I’ve had men approach me with more amorous intentions, but they are men of my age.  OK- not my age, but older.  Much older.  To a 70 year old guy at the gym, or Barnes and Noble, I am a vixen.  But younger guys….whaaat?

Part of getting older has a lot of challenges.  The hardest one for most people is the physical signs of aging- the loss of youthful beauty.  Skin is not as bright, hair is a little greyer, lines creep up around your face.  Gravity takes its toll on your body.  I take care of myself- drink water, exercise, eat reasonably healthy, moisturize every part of my body- but I don’t do these things to look younger- I do them simply to maintain what I have.  And I don’t look 25 anymore.  I don’t look 45.  I look like I’m 53.

So why was this guy asking me out for tea?  What made him stop and talk to a woman standing on the sidewalk scrolling through her smartphone?

He was nice looking, dressed neatly.  He was able to hold a conversation and seemed semi literate.  He was not crass or vulgar.  So what was wrong with him?  Why was he talking to me?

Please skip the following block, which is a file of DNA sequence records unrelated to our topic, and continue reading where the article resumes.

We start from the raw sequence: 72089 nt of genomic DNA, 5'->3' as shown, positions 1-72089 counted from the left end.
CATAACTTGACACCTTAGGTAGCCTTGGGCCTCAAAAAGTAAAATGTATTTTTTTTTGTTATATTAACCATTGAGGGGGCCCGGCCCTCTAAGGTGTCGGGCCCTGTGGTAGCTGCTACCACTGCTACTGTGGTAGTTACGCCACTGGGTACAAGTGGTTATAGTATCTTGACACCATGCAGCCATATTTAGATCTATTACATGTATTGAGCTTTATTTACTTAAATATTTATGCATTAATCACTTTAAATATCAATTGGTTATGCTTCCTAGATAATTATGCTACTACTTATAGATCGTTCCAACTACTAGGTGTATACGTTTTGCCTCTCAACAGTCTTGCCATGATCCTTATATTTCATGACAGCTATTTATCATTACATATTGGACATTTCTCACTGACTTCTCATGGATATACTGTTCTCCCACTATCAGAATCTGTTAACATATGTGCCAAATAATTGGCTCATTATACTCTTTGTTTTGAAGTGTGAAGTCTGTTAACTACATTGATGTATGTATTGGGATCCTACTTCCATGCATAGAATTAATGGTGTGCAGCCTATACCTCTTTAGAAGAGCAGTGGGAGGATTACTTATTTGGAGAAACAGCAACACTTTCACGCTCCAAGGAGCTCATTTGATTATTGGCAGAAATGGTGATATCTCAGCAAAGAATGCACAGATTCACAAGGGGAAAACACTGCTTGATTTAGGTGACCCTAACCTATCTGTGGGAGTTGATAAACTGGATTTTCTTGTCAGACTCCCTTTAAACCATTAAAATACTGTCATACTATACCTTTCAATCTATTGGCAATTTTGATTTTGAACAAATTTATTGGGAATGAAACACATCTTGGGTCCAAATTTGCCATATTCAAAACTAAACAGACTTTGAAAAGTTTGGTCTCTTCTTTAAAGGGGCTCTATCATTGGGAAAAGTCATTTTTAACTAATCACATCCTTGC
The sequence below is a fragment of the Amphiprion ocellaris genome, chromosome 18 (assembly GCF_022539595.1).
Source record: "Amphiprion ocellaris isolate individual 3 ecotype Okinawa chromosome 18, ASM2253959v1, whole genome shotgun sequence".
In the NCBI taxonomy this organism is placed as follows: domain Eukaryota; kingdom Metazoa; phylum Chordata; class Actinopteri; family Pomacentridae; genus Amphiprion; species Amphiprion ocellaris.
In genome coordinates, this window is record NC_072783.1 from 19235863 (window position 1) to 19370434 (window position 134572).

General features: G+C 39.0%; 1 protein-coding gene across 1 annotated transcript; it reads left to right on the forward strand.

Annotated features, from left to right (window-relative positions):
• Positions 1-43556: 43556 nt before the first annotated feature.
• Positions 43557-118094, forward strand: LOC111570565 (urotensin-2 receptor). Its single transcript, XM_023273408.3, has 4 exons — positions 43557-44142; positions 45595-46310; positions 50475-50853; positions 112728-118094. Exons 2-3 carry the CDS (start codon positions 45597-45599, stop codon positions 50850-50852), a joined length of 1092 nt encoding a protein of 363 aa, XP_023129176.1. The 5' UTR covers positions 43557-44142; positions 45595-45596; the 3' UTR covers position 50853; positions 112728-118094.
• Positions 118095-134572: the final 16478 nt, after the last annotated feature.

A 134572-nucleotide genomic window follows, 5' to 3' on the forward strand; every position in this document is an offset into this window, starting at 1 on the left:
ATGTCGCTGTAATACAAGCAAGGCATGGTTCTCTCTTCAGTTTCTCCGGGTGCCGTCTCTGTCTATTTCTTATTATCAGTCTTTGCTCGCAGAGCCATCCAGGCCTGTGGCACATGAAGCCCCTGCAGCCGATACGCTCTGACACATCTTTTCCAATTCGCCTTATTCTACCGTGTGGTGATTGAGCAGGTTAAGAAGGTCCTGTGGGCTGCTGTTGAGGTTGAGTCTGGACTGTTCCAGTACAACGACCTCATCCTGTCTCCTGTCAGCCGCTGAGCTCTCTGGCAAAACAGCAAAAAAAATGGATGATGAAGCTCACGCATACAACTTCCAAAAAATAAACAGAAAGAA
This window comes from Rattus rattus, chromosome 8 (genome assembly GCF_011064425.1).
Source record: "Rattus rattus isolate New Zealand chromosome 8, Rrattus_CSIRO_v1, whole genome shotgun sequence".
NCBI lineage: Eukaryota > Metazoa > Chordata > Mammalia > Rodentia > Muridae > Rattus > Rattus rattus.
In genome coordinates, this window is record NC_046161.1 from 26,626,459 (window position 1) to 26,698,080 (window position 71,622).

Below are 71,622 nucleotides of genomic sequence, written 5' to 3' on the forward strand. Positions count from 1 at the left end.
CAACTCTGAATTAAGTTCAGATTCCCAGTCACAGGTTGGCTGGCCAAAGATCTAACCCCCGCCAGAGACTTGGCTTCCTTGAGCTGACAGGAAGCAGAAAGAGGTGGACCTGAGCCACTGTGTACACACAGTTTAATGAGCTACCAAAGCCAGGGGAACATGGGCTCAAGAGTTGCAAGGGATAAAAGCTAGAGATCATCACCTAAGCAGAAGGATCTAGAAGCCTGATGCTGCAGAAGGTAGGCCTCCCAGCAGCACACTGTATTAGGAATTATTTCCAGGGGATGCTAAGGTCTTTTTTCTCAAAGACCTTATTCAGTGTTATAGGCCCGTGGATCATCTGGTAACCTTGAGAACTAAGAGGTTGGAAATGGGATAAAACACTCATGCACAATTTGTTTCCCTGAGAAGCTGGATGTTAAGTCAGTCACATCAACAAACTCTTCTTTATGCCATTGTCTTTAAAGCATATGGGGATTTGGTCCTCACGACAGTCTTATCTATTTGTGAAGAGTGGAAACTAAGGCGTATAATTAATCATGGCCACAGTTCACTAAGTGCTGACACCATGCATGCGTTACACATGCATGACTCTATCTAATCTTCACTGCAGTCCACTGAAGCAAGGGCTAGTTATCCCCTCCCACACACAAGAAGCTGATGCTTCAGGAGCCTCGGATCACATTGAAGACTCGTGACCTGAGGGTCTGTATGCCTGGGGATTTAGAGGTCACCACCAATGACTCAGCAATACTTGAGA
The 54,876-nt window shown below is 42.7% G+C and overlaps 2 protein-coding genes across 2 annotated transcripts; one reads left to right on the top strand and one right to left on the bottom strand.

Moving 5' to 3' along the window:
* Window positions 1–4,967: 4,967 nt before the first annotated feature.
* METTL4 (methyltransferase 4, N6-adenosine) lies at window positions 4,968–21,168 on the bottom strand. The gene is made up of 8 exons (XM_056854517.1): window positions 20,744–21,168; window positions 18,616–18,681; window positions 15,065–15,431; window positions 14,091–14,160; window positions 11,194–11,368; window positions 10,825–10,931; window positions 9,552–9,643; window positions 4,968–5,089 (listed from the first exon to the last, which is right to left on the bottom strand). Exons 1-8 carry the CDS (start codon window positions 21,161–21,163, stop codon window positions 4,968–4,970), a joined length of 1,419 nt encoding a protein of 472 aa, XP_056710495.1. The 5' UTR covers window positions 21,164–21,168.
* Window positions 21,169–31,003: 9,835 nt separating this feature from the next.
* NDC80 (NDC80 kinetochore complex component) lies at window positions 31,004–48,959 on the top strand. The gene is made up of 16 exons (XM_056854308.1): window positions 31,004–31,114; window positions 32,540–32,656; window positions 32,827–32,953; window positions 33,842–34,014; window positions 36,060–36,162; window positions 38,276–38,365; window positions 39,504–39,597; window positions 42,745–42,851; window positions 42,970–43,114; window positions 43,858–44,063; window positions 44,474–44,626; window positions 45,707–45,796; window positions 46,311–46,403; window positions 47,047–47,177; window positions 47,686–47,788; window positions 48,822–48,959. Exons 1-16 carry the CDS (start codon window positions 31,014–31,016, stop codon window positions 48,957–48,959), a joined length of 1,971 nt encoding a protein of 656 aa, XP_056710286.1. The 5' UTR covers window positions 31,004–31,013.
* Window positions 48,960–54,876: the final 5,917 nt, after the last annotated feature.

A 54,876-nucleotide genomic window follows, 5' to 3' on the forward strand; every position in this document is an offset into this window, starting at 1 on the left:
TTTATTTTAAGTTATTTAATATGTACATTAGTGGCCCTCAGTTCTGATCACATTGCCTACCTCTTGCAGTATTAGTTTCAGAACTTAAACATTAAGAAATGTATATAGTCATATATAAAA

Notice how I think something is wrong with him, not how something was right with me?   That’s what age has done to my mind set.  When I was younger I didn’t question why a man was asking me out.  I assumed he was attracted to the exterior, and then after conversing, was intrigued by my intelligence and wit.  But I always assumed the physical attraction came first.  My mind can not conceive a man in his twenties being physically attracted to me.

I’ve come to this conclusion:  my inner beauty shines brightly.  The confidence that only comes from life experience radiates through every pore and wrinkle on my face.  I am a force to be reckoned with.  It’s a good thing I’m married or watch out……Maybe maturity tops youth.

Or maybe he wasn’t wearing his glasses.





Nothing Stays the Same